Director of Invest in Denmark, Susanne Hyldelund, comments:
-“When we ask foreign companies why they choose Denmark as a business location, a very frequent answer is competences. The Danish workforce is generally perceived as innovative and efficient, and education is highly prioritized by the Danish government to ensure that we keep the high standards. I am pleased to see that the new Talent Competitiveness Index confirms that we can offer companies a world class product in terms of talent.”
According to the report, some of the main reasons for Denmark’s top 3 ranking are high government effectiveness, ease of doing business and labour market flexibility; all parameters that are important for the development of talent and the ability to turn this talent into actual result.
Education and life-long learning is high on the agenda in Denmark and the Danish government is aiming for 60 per cent of the workforce to have higher education. Not only is education free, students also receive a grant to cover basic living expenses during their studies. This is combined with the unique Danish flexicurity system, which at the same time offers flexibility for companies to hire and fire, and economic security for dismissed employees.
Talent attracts international investors
For employers and policy-makers alike, the report provides a timely insight into the global pools of talent and what drives competitiveness in this area. It shows that the right talent policies can be critically important to attracting the global companies that can contribute to job creation and spur further development. Denmark’s top 3 ranking underlines the fact that there is a strong foundation of talent available in Denmark for companies seeking to invest in areas such as R&D and innovation.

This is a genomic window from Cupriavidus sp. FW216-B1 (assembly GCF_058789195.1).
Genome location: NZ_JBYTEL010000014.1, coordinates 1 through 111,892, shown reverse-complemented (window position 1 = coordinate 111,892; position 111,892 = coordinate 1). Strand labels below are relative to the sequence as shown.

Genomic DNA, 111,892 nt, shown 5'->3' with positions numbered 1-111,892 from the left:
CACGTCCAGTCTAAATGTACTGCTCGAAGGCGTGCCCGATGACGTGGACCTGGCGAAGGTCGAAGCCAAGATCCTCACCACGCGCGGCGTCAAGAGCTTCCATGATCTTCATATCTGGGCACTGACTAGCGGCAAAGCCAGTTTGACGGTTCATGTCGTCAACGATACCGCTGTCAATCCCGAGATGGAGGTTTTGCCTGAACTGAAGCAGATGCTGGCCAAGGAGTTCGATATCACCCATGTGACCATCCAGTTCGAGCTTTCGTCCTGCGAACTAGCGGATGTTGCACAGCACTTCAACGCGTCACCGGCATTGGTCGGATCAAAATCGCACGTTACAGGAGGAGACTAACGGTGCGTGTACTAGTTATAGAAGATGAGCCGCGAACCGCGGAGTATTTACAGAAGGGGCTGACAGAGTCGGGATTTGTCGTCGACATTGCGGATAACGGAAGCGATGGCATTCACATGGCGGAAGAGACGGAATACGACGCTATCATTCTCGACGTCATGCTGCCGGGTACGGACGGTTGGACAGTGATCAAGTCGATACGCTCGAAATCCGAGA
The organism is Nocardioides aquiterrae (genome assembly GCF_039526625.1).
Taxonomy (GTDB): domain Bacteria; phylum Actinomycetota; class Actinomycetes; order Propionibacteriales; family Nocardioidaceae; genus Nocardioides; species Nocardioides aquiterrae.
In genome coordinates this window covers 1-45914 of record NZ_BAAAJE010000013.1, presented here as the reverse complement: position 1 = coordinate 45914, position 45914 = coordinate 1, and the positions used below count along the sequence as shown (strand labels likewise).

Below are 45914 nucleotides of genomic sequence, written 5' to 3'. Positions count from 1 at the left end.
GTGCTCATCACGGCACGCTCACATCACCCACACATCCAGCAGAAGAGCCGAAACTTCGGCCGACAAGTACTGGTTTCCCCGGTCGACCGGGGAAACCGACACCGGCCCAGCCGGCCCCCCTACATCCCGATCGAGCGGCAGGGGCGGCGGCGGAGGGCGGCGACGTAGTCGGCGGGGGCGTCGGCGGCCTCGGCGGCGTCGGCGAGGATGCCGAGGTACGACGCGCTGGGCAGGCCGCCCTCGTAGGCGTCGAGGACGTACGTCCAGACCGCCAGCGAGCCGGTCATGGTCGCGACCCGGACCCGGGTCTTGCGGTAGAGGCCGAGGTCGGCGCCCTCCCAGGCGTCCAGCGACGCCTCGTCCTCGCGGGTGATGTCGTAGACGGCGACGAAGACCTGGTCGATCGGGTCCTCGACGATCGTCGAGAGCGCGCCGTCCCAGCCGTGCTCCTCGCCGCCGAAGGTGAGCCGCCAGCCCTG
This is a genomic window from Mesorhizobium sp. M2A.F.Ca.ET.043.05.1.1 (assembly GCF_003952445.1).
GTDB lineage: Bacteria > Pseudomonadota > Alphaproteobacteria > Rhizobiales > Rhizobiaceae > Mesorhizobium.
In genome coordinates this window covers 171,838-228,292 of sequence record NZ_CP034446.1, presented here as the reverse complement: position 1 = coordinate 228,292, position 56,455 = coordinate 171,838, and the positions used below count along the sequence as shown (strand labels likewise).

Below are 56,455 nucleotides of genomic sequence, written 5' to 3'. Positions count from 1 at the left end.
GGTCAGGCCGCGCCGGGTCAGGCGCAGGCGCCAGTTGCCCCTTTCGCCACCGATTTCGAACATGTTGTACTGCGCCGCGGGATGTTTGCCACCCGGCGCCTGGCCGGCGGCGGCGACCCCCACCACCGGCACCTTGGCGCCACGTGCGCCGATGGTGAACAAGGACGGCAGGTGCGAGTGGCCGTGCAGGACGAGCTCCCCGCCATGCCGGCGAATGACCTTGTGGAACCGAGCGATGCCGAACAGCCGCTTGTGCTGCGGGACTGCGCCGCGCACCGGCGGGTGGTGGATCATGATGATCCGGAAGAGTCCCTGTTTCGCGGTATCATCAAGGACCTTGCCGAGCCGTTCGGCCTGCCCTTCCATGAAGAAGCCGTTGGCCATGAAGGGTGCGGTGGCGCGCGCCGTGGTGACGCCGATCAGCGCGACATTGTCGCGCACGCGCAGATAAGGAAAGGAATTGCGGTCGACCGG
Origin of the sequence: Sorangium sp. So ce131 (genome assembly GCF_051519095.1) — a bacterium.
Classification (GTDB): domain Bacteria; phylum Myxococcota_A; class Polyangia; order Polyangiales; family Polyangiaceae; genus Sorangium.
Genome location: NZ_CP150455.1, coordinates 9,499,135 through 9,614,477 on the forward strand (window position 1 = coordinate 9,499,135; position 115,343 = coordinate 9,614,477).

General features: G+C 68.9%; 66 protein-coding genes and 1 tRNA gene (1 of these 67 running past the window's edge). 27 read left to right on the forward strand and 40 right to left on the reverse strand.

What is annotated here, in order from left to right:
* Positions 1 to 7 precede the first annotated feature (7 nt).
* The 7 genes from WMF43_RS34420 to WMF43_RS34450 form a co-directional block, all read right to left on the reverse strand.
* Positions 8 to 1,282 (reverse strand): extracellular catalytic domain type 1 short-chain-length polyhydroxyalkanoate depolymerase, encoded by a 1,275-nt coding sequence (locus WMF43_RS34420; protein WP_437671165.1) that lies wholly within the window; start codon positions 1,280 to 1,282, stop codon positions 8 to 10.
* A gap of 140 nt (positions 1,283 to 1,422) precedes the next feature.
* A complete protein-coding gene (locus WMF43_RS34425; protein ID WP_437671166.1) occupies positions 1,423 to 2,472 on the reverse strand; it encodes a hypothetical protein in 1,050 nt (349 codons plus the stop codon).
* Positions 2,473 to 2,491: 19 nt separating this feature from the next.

Patrick De Maeseneire, CEO of Adecco Group, said, "Talent has become the key resource of our global economy. The talent champions foster and develop locally available talent by making their labour markets more flexible, by investing in lifelong learning and by promoting geographical mobility. Governments and companies need to work closer together to build labour markets where education systems create the right skills to match employers' needs."
About the Global Talent Competitiveness Index
The GTCI model and rankings rely on a variety of reliable international sources including the United Nations Educational, Scientific and Cultural Organization (UNESCO), the World Bank, and the World Intellectual Property Organization (WIPO). 48 variables are grouped into talent enablers, attraction, growth, retention as well as output in terms of vocational and global knowledge skills. Furthermore, the GTCI model has passed the test of a rigorous audit by the Joint Research Centre (JRC) of the European Commission.
The purpose of the GTCI is to provide a neutral, global and respected index that enables private and public players to assess the effectiveness of talent-related policies and practices, identify priorities for action in relevant areas and inform international and local debates in the talent arena. The GTCI model covers 103 countries, representing 86.3% of the world's population and 96.7% of the world's GDP.
Download the report.
“Some people would say if you want to get ahead with your life, if you want to live the American dream, go to Denmark.”
- Professor Paul Evans, INSEAD
Watch the editors Professor Paul Evans, Academic Director of the INSEAD Global Talent Competitiveness Index and Bruno Lanvin, Executive Director for Global Indices, INSEAD by INSEAD Knowledge talk about the methodology and the findings of the report.